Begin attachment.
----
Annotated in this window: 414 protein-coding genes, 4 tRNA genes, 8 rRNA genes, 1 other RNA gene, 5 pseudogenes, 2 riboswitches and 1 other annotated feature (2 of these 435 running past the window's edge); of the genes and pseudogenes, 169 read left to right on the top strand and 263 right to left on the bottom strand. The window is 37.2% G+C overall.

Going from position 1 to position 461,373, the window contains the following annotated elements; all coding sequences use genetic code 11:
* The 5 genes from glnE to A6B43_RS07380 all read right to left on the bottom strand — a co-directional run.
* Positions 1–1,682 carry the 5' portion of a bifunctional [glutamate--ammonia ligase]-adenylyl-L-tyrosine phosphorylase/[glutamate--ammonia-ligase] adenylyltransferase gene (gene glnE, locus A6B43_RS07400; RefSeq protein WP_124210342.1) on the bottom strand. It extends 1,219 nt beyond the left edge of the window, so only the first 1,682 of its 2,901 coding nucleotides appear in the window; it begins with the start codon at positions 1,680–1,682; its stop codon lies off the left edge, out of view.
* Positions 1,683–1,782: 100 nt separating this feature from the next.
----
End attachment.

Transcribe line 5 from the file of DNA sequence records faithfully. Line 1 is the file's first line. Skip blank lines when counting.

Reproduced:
* Positions 1,683–1,782: 100 nt separating this feature from the next.